According to The Hollywood Reporter, Rooney Mara has been tapped to play the Tiger Lily, a Native American princess, in Joe Wright's "Pan." This casting choice has been met with the backlash that Warner Bros. seemed to anticipate, as sources told Variety and other outlets that, "The world being created is multi-racial/international –- and a very different character than previously imagined."
As Variety noted, Lupita Nyong'o and Adele Exarchopoulos were other actresses considered for the role, but while it's vaguely plausible that this might be fundamentally different from the typical brand of Hollywood white washing, there is an undeniable systemic history of white actors playing marginalized peoples.
In the case of Native Americans portrayed by white actors, the trend inherently reflects the lack of respect with which Hollywood willfully treats indigenous people. Here are a few of the roles that not only exemplify stereotyping, but also the insensitive treatment of Native Americans, who are treated as relics resigned to the past.
Rock Hudson, "Winchester '73," 1950
Hudson played a Native trader named Young Bull in "Winchester '73." He appears in the film wearing face paint and a feather pigtails rivaled in offensiveness only by Karlie Kloss' Victoria's Secret headdress.
Henry Brandon, "The Searchers," 1953
In his role as the murderous Chief Scar, Brandon exemplified the intensely flawed concept of Native Americans as savages. Despite their victimized place in history, many narratives -- such as the one featured in "The Searchers" -- reposition the Native story, characterizing them as vilified others.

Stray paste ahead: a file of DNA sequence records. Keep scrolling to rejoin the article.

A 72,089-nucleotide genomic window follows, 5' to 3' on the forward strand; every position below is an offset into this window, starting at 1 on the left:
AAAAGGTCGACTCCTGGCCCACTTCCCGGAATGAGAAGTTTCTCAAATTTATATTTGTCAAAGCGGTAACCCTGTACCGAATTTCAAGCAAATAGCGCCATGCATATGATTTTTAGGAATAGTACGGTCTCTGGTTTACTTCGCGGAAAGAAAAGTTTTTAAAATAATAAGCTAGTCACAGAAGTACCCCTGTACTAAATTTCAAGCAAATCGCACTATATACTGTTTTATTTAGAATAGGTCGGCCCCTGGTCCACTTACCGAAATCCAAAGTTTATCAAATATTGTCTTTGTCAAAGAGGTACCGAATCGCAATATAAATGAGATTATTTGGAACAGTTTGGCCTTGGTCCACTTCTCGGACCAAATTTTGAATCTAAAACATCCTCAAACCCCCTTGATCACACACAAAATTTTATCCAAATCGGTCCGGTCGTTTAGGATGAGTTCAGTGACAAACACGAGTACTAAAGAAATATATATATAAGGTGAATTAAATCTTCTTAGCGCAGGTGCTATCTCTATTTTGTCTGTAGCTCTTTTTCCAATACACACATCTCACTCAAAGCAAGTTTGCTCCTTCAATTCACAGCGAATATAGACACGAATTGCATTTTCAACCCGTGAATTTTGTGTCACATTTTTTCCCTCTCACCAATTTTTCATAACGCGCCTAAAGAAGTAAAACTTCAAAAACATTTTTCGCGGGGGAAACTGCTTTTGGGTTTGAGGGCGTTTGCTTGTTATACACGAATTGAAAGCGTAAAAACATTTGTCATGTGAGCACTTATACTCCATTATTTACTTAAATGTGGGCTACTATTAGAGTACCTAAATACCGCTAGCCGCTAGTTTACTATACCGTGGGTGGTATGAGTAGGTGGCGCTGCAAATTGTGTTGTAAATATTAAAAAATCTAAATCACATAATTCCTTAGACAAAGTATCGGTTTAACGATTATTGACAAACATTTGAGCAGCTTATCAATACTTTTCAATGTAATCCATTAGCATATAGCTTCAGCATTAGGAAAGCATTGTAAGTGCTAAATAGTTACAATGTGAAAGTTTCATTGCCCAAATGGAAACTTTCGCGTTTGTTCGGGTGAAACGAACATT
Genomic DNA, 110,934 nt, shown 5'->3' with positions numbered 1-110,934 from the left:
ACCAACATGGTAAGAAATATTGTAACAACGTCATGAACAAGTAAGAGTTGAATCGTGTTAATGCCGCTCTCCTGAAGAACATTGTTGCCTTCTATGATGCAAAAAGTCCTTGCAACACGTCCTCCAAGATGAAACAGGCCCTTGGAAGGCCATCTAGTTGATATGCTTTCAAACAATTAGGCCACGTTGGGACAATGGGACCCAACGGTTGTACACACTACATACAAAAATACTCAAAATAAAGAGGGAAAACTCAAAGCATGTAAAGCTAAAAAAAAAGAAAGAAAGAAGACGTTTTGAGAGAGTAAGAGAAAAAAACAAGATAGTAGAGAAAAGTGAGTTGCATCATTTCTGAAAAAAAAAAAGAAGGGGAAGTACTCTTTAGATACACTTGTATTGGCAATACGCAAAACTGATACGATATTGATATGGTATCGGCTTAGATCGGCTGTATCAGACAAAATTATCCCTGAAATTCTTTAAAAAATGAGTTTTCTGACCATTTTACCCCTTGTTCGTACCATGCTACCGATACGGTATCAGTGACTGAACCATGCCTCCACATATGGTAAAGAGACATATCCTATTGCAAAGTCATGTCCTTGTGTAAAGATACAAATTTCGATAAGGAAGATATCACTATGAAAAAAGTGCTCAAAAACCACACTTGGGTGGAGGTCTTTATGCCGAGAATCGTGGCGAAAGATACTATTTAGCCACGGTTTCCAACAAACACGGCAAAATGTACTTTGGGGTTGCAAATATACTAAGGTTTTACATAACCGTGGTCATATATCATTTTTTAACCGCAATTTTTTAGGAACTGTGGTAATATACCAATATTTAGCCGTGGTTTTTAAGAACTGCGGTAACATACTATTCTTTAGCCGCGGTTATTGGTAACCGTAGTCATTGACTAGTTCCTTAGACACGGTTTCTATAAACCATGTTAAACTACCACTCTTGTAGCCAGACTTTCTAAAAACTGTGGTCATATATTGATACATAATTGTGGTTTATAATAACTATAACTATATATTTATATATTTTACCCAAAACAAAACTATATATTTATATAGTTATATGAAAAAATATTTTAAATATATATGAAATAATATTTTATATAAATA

Burt Lancaster, "Apache," 1954
Lancaster played Massai in the 1954 film "Apache," a warrior who resists the white takeover of his people. Despite the fact that the book is based on the true story recorded in Paul I. Wellman's "Broncho Apache," United Artists studio demanded the film disregard the tragic death of Massai's real-life counterpart in favor of a cinematically happy ending.
Audrey Hepburn, "The Unforgiven," 1960
"The Unforgiven" insensitively deals with the story of a Native child (Hepburn) who is adopted and assimilated into white culture. It repeatedly undermines the intelligence of Native Americans and treats being non-white as a status associated with aggressive shame.
"Iron Eyes Cody," Those Terrible "Crying Indian" Commercials, 1970 - 1971
In order to fake cry in those cringe-worthy Keep America Beautiful spots of the '70s, Espera DeCorti changed his name to Iron Eyes Cody and claimed to be of Cherokee and Cree ancestry, although his half-sister later revealed he was actually of Italian descent. Probably the only thing worse than using glycerin to simulate the fall of a single tear is pretending you are actually Native person in order to do so.
Johnny Depp, "The Lone Ranger," 2013
Depp argued the case for his role as Tonto, going so far as to tell Rolling Stone he believed his performance would be inspiring to Native American children. He also claimed he had a Native great-grandmother. Depp's pleas didn't help the movie: the movie was panned by critics and flopped at the box office.